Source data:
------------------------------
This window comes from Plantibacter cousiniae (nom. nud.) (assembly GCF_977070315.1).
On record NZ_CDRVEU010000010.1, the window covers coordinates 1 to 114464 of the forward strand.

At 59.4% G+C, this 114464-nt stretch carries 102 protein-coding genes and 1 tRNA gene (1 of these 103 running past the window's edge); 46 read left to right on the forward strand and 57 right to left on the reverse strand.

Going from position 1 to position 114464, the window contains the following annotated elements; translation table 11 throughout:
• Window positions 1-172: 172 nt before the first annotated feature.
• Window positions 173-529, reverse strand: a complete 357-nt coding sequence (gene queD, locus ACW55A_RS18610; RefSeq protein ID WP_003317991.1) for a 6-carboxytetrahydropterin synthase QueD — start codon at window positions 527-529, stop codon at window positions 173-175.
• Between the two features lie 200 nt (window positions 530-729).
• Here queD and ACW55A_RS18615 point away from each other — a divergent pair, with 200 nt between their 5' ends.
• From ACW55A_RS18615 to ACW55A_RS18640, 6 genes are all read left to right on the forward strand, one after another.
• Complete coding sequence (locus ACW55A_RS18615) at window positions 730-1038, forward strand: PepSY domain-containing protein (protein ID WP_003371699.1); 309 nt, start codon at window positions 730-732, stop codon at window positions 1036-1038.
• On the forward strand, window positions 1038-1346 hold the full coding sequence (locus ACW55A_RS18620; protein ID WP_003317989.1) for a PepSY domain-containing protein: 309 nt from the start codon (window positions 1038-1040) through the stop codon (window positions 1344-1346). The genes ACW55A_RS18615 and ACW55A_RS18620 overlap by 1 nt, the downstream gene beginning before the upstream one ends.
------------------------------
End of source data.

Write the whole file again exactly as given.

This window comes from Plantibacter cousiniae (nom. nud.) (assembly GCF_977070315.1).
On record NZ_CDRVEU010000010.1, the window covers coordinates 1 to 114464 of the forward strand.

At 59.4% G+C, this 114464-nt stretch carries 102 protein-coding genes and 1 tRNA gene (1 of these 103 running past the window's edge); 46 read left to right on the forward strand and 57 right to left on the reverse strand.

Going from position 1 to position 114464, the window contains the following annotated elements; translation table 11 throughout:
• Window positions 1-172: 172 nt before the first annotated feature.
• Window positions 173-529, reverse strand: a complete 357-nt coding sequence (gene queD, locus ACW55A_RS18610; RefSeq protein ID WP_003317991.1) for a 6-carboxytetrahydropterin synthase QueD — start codon at window positions 527-529, stop codon at window positions 173-175.
• Between the two features lie 200 nt (window positions 530-729).
• Here queD and ACW55A_RS18615 point away from each other — a divergent pair, with 200 nt between their 5' ends.
• From ACW55A_RS18615 to ACW55A_RS18640, 6 genes are all read left to right on the forward strand, one after another.
• Complete coding sequence (locus ACW55A_RS18615) at window positions 730-1038, forward strand: PepSY domain-containing protein (protein ID WP_003371699.1); 309 nt, start codon at window positions 730-732, stop codon at window positions 1036-1038.
• On the forward strand, window positions 1038-1346 hold the full coding sequence (locus ACW55A_RS18620; protein ID WP_003317989.1) for a PepSY domain-containing protein: 309 nt from the start codon (window positions 1038-1040) through the stop codon (window positions 1344-1346). The genes ACW55A_RS18615 and ACW55A_RS18620 overlap by 1 nt, the downstream gene beginning before the upstream one ends.